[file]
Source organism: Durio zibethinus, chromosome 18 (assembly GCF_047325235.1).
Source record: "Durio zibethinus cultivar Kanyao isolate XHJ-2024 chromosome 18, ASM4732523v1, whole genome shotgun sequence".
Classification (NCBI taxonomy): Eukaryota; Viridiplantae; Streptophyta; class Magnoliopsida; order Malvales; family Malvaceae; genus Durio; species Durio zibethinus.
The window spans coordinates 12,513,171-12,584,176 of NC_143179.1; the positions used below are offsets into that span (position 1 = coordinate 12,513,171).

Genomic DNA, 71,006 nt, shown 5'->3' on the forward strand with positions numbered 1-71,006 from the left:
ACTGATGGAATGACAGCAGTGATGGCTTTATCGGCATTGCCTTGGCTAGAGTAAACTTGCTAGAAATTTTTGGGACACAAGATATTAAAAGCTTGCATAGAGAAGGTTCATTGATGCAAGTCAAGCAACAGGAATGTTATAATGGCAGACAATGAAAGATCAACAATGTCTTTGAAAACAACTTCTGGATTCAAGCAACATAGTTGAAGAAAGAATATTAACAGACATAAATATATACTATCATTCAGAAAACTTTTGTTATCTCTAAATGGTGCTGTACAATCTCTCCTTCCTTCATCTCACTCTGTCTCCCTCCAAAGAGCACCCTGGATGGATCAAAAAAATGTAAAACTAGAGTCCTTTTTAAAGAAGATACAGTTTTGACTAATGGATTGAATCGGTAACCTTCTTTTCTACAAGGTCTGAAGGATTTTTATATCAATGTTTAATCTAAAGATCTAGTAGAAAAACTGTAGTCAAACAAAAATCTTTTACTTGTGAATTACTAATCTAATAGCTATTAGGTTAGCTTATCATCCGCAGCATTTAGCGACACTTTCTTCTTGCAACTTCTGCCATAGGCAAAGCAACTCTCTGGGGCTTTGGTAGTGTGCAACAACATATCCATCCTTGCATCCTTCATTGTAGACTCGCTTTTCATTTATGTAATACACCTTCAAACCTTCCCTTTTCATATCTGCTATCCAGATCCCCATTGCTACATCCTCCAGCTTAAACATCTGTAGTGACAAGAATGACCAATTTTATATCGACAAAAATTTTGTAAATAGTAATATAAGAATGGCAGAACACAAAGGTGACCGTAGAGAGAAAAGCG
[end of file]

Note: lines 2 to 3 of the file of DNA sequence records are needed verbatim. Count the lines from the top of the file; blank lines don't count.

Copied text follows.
Source record: "Durio zibethinus cultivar Kanyao isolate XHJ-2024 chromosome 18, ASM4732523v1, whole genome shotgun sequence".
Classification (NCBI taxonomy): Eukaryota; Viridiplantae; Streptophyta; class Magnoliopsida; order Malvales; family Malvaceae; genus Durio; species Durio zibethinus.